He was a musician, starting on accordion, and then switching to guitar before moving to bass. Naturally, a love of audio developed. By age 12, he was building speaker cabinets in his dad’s shop. That was the year he formed his first band,  and whenever he played with other groups, their superior system was used. Boyce would then work the board.

    When he was older, he realized that he “needed to earn real money,” and he started working with friend and fellow band mate Charlie Morgan, who had founded Morgan Sound in the 1973. Boyce did that for a while, went off and founded his own sound company and kept busy. Then here’s the twist: Microsoft called. They were putting sound to their first CD ROM (a dictionary) and called Boyce in for the project. At first he worked as a vendor, then as an employee, and his stint there lasted seven years.

    In 2001, he ran into Morgan Sound partners Charlie and Susan Morgan at a NAMM show. The Morgans had grown their company successfully, though their attention was focused on the sales and installation part of the business. Conversation ensued, and Boyce rejoined the company. He was to handle the live sound division as their sound reinforcement director.

    “We do quite a mix in live sound,” he says. “We do a fair amount of corporate work, which I’ve really grown to love a lot — it’s straight ahead, clean, and everybody knows what to expect. And it pays more!” Recent corporate highlights include a Costco sponsored fundraiser where Jay Leno was headlining. They’ve also just finished tweaking knobs for 3 Doors Down. “I’m glad to get every gig we get. I also like that we’ve built a group of people who feel likewise. The crew takes great pride in what they do, and aren’t just on the clock.”

    He credits the Morgans for building a solid base. “In the early days, Morgan sound was it. They did all the major concerts.” As time went by, competition came, and to put it delicately, some clients slipped away. “But today we have a lot of new clients. Some we’ve lost we’ve not yet won back, but the business is growing overall.”

    Today Boyce oversees about 16 full time employees with a stable of eight freelancers.

    “My attitude is, I’m always on the right track,” he says, smiling. “I don’t mean that to sound arrogant, I just have a positive outlook. And what I have learned from Charlie in the 1970s is that if you go out and do a great job every time, not only will you get that gig again, but [the client] will tell others about you and you’ll get more phone calls.

    “We go out and do a great job every time because that’s what we do.”

    Boyce says they are “absolutely thrilled” about this honor. “We’ve been readers of FOH since the beginning and had the honor of being named best regional sound company in 2004, and then we took home the Parnelli that year. We were nominated last year, too, and that was a great honor. It’s great to just have people go, ‘hey, you guys are worthy.’”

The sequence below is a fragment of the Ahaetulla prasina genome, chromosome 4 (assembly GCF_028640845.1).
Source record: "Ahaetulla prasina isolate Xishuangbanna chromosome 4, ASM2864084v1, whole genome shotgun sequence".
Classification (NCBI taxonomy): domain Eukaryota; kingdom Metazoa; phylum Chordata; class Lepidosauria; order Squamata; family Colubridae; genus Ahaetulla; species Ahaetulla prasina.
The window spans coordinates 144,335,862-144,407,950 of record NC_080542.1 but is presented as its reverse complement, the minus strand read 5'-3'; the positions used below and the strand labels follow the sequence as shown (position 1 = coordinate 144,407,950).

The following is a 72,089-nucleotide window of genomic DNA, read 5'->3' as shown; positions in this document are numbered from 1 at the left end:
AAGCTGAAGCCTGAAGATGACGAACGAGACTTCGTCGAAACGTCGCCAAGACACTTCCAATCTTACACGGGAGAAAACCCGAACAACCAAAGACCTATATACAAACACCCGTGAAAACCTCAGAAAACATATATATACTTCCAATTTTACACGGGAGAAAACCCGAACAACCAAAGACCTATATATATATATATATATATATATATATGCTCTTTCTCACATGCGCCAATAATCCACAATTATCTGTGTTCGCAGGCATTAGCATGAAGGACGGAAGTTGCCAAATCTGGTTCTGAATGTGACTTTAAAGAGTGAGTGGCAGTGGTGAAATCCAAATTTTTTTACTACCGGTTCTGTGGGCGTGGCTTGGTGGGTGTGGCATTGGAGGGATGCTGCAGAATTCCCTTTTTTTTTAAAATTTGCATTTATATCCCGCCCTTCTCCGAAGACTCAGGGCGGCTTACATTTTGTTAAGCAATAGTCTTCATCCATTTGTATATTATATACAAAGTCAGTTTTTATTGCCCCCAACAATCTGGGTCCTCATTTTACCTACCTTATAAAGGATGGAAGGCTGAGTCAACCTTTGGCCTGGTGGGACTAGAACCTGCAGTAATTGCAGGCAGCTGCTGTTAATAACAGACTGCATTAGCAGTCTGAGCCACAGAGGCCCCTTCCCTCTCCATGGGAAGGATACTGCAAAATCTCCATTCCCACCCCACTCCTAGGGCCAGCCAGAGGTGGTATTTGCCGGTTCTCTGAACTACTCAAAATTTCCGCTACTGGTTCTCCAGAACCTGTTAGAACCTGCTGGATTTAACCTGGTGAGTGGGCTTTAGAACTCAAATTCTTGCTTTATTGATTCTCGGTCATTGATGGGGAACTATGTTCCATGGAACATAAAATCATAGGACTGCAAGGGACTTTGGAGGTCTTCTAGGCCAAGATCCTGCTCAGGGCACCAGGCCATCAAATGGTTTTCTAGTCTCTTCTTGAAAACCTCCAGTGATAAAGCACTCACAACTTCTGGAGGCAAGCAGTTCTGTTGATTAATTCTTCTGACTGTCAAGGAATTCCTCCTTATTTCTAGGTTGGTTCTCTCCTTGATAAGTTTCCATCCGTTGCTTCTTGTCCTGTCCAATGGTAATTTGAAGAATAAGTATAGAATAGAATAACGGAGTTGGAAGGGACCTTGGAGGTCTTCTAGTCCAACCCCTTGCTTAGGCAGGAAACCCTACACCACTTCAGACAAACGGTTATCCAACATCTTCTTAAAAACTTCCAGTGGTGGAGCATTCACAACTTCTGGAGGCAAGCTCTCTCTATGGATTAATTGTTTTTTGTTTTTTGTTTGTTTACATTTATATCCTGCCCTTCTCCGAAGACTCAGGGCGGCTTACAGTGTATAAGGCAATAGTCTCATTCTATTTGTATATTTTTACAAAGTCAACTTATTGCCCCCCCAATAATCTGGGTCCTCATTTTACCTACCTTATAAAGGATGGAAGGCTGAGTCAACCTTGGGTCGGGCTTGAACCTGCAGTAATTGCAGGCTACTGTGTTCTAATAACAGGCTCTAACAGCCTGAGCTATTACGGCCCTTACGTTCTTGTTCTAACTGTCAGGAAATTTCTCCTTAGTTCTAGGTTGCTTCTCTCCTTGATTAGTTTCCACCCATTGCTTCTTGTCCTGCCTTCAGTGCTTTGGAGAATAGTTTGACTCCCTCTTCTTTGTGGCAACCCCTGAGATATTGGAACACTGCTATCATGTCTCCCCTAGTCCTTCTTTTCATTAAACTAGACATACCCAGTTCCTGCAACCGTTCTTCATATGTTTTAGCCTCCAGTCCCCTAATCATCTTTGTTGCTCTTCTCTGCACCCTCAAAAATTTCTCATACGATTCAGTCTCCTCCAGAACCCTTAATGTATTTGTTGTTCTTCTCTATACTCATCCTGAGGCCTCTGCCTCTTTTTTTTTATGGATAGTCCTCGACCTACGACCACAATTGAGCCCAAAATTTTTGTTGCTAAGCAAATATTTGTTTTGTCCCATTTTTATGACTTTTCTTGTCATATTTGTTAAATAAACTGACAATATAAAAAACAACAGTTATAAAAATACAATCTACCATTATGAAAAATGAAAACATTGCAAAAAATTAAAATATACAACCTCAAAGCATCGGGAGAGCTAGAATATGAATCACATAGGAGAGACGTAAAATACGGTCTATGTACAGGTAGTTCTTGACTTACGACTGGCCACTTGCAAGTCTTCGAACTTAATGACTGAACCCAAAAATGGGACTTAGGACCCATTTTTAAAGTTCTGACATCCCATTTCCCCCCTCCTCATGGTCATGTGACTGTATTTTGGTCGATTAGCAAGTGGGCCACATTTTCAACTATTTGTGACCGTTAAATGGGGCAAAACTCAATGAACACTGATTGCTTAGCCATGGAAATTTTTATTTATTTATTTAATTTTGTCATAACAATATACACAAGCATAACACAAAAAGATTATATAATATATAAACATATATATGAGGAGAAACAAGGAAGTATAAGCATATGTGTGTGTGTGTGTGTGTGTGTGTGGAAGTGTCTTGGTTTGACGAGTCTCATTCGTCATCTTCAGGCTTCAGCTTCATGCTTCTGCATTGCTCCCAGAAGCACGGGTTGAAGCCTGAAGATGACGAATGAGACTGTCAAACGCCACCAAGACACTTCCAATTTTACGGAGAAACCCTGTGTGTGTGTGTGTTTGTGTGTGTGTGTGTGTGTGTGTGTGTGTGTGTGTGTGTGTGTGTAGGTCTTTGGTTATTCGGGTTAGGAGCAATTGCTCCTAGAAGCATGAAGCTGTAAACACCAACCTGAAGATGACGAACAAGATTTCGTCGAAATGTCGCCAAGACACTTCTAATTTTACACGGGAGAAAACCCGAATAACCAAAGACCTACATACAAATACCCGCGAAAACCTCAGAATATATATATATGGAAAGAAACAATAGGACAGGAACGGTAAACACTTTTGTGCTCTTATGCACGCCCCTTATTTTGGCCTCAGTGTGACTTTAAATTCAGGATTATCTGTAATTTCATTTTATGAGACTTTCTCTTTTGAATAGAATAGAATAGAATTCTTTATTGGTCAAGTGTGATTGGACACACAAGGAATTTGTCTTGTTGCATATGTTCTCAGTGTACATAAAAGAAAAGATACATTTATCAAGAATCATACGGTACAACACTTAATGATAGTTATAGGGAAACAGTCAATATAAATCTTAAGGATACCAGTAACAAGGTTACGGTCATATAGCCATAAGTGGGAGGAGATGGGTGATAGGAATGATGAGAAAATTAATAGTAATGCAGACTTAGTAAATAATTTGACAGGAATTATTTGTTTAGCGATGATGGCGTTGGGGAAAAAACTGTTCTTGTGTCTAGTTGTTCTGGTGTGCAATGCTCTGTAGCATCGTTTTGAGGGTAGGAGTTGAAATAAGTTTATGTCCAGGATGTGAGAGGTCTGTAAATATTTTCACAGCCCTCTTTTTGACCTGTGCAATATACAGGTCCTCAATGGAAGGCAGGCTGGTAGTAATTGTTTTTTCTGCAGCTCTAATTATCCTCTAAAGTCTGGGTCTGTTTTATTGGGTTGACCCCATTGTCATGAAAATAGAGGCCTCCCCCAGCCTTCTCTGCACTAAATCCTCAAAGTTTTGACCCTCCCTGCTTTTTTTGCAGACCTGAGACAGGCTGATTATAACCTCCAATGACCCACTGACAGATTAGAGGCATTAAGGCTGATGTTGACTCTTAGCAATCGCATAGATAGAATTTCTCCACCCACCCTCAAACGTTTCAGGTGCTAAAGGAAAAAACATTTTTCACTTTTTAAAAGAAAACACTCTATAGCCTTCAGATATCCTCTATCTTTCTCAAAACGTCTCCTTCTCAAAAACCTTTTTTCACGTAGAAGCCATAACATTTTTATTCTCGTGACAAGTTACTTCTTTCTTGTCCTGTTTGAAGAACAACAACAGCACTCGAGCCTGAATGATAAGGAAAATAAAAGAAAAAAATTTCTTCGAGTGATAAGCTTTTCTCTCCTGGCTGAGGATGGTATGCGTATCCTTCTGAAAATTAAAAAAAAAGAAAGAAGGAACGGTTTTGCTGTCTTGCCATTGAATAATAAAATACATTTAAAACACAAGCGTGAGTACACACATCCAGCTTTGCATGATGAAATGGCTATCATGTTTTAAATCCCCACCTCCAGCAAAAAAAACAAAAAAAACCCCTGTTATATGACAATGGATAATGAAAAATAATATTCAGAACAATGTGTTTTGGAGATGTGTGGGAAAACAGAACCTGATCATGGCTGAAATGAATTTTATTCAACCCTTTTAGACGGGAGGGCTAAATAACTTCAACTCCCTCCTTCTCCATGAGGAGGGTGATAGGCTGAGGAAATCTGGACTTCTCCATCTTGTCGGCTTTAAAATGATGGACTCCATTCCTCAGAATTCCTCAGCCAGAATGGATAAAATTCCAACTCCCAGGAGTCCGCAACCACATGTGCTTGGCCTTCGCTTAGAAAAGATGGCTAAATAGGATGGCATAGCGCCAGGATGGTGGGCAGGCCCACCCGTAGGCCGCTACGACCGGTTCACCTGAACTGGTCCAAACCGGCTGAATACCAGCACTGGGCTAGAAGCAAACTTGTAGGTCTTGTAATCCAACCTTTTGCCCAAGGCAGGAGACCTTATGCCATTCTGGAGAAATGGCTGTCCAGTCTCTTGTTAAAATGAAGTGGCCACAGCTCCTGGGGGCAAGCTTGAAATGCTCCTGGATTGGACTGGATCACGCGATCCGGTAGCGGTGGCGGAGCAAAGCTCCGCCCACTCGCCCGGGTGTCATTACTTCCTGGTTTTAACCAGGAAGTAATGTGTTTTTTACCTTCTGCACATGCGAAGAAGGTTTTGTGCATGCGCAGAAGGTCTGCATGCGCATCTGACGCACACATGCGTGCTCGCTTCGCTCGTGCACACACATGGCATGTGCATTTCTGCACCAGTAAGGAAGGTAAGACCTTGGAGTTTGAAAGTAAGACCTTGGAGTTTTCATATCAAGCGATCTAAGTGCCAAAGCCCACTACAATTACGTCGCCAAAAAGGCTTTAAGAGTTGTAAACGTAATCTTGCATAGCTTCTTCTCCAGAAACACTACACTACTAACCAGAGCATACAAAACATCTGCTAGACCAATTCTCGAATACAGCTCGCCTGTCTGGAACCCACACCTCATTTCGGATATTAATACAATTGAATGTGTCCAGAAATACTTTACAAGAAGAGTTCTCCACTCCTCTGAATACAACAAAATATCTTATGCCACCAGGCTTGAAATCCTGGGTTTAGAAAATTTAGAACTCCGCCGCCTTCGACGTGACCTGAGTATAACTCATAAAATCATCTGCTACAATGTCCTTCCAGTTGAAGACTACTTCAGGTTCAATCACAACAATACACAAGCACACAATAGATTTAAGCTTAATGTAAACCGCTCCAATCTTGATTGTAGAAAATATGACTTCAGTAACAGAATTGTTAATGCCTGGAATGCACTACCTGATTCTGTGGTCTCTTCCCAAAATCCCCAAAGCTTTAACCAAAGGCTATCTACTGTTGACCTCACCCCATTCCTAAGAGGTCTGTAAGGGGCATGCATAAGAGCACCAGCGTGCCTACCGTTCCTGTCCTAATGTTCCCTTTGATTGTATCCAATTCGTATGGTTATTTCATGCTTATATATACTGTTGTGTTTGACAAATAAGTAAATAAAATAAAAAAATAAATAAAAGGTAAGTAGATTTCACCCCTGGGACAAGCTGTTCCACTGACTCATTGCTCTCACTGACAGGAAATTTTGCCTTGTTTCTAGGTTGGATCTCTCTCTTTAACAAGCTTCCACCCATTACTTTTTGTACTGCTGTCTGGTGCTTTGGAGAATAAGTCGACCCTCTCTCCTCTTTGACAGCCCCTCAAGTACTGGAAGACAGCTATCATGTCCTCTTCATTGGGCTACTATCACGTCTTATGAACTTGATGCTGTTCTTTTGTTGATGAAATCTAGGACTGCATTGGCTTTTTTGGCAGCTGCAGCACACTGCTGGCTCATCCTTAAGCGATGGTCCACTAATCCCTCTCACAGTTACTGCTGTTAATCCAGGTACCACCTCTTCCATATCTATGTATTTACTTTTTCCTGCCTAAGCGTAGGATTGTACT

Tour Tech East

Dartmouth, Nova Scotia


Tour Tech joins the regional circle for a second year in a row, having taken home the Parnelli for Best Sound Company in 2008. And owner Peter Hendrickson feels pretty good about that.

    Tour Tech was founded in Dartmouth, Nova Scotia in 1984 by Hendrickson. Prior to that, he had been a freelance lighting designer since 1975. At first, the company only offered lighting services, but over the years, Tour Tech East has added sound, staging, power distribution and trucking to its base of business. While the company has been adding services, Hendrickson has always kept an eye on his inventory, something he attributes to the organization’s success. “In the early days, I used to buy what I really liked and what I thought was great,” he told FOH last year. “Unfortunately, what I think is great doesn’t always translate to cash, and I can’t grow the business if I only buy what I like. I am in business to stay in business and I can be either right or I can be dead right. I have given up on the dead right.”

    Hendrickson has said that they could have stayed local, but they wanted to grow the business. He does cite the period in the 1990s as a highlight, as that’s when many big tours stopped carrying production and started using local support for their tours. Seeing the opportunity, Tour Tech bulked up in terms of equipment and personnel. Rod Stewart, Def Leppard, Iron Maiden all came knocking. “That’s when we went from being a bar-type supplier to a regional supplier,” he says.

    It was a touchy situation that required a delicate balancing act. “You don’t want to go into situations appearing that you’re busting at the seams,” he says. “You want to go in with the customer feeling like they are looked after well. That’s been one of the challenges today for us — just making sure that all the clients are satisfied and that they feel comfortable with what we are doing for them.”